Oliver | Luxury Fiberglass Travel Trailers, Campers & RVs › Forums › OLIVER CAMPFIRE › General Discussion › BLASPHEMOUS QUESTION
- July 2, 2008 at 2:57 pm #11725
This is being asked out of obvious ignorance. If Oliver and similar travel trailers are considered fiberglass, what are all those others referred to–you know, the Jaycos, et al. And what are the biggest differences between the two categories? I know towability would be one. The non-fiberglass types are much more affordable. Is that a comment on their overall quality and durability?
Just for my own enlightenment….
CarolAnnJuly 2, 2008 at 3:58 pm #14357
The Oliver along with Bigfoot, Casita, Scamp, Escape, etc. are commonly referred to as molded fiberglass trailers. There are other fiberglass trailers that use sheets of fiberglass over framing made of a variety of materials, wood and aluminum being the most common. The Eco, Fun Finder are examples of the this type. I suppose all travel trailers can be broken down into two basic types, molded fiberglass and framed or stick built. That’s my understanding for what it’s worth.July 2, 2008 at 5:05 pm #14359
Many times I have seen that genre of trailer refered to as "Stick and Tin"
Steve, Tali and the dogs: Reacher, Lucy and Rocky plus our beloved Storm and Maggie (both waiting at the Rainbow Bridge) 2008 Legacy Elite I - Outlaw Oliver, HULL NUMBER: 0026 2014 Legacy Elite II - Outlaw Oliver, HULL NUMBER: 0050 2017 Silverado High Country 2500HD Diesel 4x4July 2, 2008 at 5:25 pm #14360
Yes, those other trailers are FRAME trailers, and can have about any suitable materials used as the exterior. The frame members (studs) are usually made of wood or aluminum. The molded fiberglass trailers require no studs and should be lighter, more reliable, and longer lasting, as they have no fasteners to rust and come loose and require no molding that often comes loose on other trailers.
One of the primary benefits of a molded fiberglass trailers can be, and hopefully IS, they are designed to minimize wind drag, much like the famous Airstream trailers that have an aluminum skin attached to frame construction (expensive construction method).
I’ve never owned a molded fiberglass RV but I have owned several canoes with that construction. I look forward to getting and using my new Oliver. It should be aerodynamic and save a lot of fuel, as compared to most frame construction trailers with a lot of 90 degree corners on the outside. Maybe some day they will offer a molded kevlar construction, but that would increase the price considerably, but lower the weight considerably.July 2, 2008 at 6:06 pm #14366
And, quite possibly, be bulletproof as well…..
Steve, Tali and the dogs: Reacher, Lucy and Rocky plus our beloved Storm and Maggie (both waiting at the Rainbow Bridge) 2008 Legacy Elite I - Outlaw Oliver, HULL NUMBER: 0026 2014 Legacy Elite II - Outlaw Oliver, HULL NUMBER: 0050 2017 Silverado High Country 2500HD Diesel 4x4July 2, 2008 at 8:16 pm #14369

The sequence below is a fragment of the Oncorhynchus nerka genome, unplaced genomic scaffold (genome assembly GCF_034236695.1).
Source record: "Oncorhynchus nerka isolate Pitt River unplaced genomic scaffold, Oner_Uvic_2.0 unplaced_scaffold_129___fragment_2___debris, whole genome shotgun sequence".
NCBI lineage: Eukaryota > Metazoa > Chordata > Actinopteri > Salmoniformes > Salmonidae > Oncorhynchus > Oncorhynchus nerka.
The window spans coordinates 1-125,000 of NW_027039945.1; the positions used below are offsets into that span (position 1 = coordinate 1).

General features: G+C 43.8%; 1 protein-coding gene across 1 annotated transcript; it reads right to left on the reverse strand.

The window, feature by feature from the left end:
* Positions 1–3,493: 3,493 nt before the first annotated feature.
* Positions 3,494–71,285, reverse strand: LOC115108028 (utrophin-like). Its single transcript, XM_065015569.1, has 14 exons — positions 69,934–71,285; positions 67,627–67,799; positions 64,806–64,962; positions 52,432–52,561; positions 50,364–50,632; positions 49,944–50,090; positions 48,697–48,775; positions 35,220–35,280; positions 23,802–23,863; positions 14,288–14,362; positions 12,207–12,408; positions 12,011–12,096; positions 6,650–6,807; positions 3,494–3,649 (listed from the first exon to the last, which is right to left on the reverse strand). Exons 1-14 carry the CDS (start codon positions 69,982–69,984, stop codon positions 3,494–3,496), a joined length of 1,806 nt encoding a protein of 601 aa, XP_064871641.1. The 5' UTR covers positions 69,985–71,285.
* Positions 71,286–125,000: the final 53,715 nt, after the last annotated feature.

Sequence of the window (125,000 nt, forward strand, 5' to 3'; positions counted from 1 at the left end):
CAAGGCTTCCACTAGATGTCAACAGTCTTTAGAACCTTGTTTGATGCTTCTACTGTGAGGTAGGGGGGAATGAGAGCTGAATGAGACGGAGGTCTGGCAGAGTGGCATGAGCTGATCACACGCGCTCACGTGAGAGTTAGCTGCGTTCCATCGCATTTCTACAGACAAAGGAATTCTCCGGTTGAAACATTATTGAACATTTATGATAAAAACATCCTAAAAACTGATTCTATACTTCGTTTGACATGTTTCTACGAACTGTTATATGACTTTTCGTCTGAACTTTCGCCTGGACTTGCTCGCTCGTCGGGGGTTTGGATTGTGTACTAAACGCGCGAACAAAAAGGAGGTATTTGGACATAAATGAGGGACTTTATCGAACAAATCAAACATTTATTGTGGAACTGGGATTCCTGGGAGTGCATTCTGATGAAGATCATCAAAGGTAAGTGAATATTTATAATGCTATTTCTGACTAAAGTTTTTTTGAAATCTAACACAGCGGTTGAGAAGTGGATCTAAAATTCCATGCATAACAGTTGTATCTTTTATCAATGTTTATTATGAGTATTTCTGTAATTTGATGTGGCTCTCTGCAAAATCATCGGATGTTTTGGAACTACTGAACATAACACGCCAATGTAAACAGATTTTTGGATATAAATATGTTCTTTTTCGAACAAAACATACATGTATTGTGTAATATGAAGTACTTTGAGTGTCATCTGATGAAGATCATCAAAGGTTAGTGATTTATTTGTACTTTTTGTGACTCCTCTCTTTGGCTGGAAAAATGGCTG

Another thing that we found about "stickie" units, is that if you camp on the lake a lot, with the windows open at night, the veneer on the panneling will start to peel off !
I would rather wake up in the middle of nowhere than in any city on earth 08' Oliver Legacy Elite HULL NUMBER 0003(sold)July 2, 2008 at 8:50 pm #14372
Molded fiberglass trailers seem to last and last with minimal care. Go to the Molded Fiberglas RV site and you will see many lovingly restored fiberglass eggs of all makes, models and years! At most fiberglass trailer rallies I’ve attended, there is normally an "open house" time for folks to show off their restorations or modifications or the latest model. I’ve also noticed that friendlier and more knowledgeable people own fiberglass trailers and are more willing to share ideas. JMHO, ChuckJuly 2, 2008 at 9:29 pm #14373
I’ve noticed that most fiberglass trailers seem to last and last, and they seem to hold their value. This is certainly true with Casitas, and I am hoping that Oliver will prove the same.
The older used stick-built trailers I’ve seen tend to be in rather sad shape and they tend to be offered for sale dirt chip. Older Casitas I’ve seen tend to still be rock solid.
It seems that fiberglass just tends to last longer.
The Oliver’s aluminum frame should add to the longevity too.
If you want a trailer that will last you five years and then you plan to donate it for a tax writeoff, get a stick built. If you want something that will last, get fiberglass or an Airstream.
PS: My Tab for sale has a hybrid stick-style and "Alufiber" (aluminum and fiberglass combined) construction, and it has a totally awesome aluminum frame. If you want something a bit cheaper than an Oliver – take a look at the link in my signature…July 3, 2008 at 2:13 am #14378
Thanks for the info, Techno. Your T@B is as handsome as can be. However, my biggest, strongest, most significant, can’t-do-without-it option is a great bathroom. Gotta have that! Everything else comes after.
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